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Homeowners’ association held liable for swing set injury

On Behalf of | Feb 27, 2018 | Premises Liability

Jury awarded $20 million verdict against HOA

A jury in Nevada has held a homeowner’s association accountable for a playground accident that left a teenager with permanent brain damage. The plaintiff was awarded $20 million.

It was one of the largest premises liability awards ever in Nevada. If the verdict stands, the homeowners may have to pay the difference. 

Swing set had collapsed before

Carl Thompon was 15 years old when he sat on a swing set at the Lamplight Village at Centennial Springs, according to the lawsuit filed on his behalf. A 42-pound rusted metal crossbar broke, landing on his head. He survived, but suffered lasting disabilities as a result of the brain trauma.

The swing set lawsuit named several defendants: the swing set manufacturer, the company that installed it and the homeowners’ association. In the end, the jury determined that the association was liable. According to the lawsuit, the swing set had previously failed at least three times and the association had declined an annual maintenance plan recommended by the installer. Under the doctrine of premises liability, the association has an obligation to ensure that playgrounds and other common areas are safe for residents and visitors.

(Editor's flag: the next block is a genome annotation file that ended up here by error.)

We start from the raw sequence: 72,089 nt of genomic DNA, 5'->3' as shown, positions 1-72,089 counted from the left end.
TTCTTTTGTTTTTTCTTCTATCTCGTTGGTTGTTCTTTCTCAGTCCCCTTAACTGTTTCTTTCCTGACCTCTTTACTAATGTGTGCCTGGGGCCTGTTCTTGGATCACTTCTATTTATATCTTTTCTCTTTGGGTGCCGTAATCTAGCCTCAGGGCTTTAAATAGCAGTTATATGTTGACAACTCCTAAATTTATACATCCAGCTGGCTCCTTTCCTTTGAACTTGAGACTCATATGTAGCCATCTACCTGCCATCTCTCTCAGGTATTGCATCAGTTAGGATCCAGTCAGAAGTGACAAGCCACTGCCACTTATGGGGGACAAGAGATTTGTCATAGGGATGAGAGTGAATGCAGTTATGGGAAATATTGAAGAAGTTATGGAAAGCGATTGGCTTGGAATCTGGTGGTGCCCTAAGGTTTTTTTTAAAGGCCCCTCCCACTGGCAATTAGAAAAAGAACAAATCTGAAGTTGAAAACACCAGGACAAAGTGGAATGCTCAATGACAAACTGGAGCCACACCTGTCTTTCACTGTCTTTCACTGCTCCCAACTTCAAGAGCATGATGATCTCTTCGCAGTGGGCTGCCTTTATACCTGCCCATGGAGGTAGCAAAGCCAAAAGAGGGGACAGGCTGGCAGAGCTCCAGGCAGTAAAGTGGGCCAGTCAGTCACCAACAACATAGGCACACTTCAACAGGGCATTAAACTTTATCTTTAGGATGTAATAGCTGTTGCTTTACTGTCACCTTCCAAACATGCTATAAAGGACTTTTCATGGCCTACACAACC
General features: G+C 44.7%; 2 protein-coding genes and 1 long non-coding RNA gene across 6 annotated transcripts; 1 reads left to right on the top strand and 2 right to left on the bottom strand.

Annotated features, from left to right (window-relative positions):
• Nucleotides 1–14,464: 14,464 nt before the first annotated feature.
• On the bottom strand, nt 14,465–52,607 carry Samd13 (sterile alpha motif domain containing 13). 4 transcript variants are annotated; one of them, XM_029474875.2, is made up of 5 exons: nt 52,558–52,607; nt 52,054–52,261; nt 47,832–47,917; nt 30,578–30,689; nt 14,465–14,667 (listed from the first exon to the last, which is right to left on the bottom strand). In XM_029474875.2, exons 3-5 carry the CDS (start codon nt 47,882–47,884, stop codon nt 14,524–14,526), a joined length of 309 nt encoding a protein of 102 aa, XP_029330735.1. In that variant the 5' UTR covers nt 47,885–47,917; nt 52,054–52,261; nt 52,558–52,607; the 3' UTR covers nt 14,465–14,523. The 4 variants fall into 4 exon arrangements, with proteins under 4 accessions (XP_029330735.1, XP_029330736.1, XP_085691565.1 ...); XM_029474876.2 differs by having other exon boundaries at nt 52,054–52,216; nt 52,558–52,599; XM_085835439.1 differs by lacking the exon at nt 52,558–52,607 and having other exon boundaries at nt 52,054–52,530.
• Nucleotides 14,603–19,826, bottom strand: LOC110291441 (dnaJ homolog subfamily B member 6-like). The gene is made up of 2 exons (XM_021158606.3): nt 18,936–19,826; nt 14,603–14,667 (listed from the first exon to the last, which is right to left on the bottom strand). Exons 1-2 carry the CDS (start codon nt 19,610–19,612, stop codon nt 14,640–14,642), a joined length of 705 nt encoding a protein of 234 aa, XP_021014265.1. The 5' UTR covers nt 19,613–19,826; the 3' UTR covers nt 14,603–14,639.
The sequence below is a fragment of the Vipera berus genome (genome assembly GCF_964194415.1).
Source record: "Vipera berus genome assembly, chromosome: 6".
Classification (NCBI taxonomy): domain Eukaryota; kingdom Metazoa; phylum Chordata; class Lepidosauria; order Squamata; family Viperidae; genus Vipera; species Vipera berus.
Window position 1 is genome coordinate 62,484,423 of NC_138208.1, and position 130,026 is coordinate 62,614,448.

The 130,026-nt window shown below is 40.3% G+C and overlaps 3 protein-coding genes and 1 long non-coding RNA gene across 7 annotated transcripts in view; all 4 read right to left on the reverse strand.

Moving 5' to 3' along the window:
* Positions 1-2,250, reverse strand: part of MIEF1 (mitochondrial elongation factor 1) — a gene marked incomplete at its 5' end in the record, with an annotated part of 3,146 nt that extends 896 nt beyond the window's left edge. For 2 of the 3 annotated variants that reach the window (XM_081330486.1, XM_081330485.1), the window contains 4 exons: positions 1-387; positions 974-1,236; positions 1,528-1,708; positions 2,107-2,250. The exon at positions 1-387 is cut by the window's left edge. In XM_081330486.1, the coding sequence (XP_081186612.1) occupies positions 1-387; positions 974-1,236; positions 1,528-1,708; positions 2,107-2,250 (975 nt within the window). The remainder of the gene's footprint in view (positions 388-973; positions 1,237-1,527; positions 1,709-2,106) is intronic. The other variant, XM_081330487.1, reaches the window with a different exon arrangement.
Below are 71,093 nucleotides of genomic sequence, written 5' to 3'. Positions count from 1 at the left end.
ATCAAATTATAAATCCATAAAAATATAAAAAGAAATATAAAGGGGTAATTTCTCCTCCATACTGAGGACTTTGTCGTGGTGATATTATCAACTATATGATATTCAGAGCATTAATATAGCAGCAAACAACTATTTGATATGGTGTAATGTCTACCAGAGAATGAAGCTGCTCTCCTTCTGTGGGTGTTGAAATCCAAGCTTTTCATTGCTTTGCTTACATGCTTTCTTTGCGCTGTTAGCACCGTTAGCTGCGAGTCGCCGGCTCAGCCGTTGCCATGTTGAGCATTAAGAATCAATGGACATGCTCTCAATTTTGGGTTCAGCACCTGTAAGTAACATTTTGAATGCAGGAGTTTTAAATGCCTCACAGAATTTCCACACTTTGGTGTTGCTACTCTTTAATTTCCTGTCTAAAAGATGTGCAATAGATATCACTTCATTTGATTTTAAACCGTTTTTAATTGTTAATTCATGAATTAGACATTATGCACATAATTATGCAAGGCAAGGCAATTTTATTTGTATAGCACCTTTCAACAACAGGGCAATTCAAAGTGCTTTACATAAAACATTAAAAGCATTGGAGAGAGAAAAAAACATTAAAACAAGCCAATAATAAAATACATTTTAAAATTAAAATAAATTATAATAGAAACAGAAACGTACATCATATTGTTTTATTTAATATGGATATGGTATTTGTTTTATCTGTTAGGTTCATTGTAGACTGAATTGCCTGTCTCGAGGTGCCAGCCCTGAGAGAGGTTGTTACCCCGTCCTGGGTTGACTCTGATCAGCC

Thompson’s lawsuit cited memory loss, migraines, muscle spasms and permanent brain damage. The Lamplight association argued that his injuries were not as severe as he claimed, even though the swing set had crushed the left side of his skull. The HOA also countered that a property management company was responsible for upkeep of the playground equipment.

Property owners may be accountable for HOA dangers

Thompson’s attorney said the association’s highest pretrial settlement offer was $125,000. At trial, the jury found for the plaintiff and awarded a $20 million dollar verdict that included $10 million in punitive damages.

According to the Claims Journal, an insurance industry publication, the verdict far exceeds the $2 million policy limits of the association’s liability coverage. That means that the 200-plus homeowners in the association could be on the hook for the remainder – at about $88,000 each – unless the award is overturned or reduced on appeal. Some members said the HOA board did not keep them apprised of the lawsuit and their potential exposure.

 

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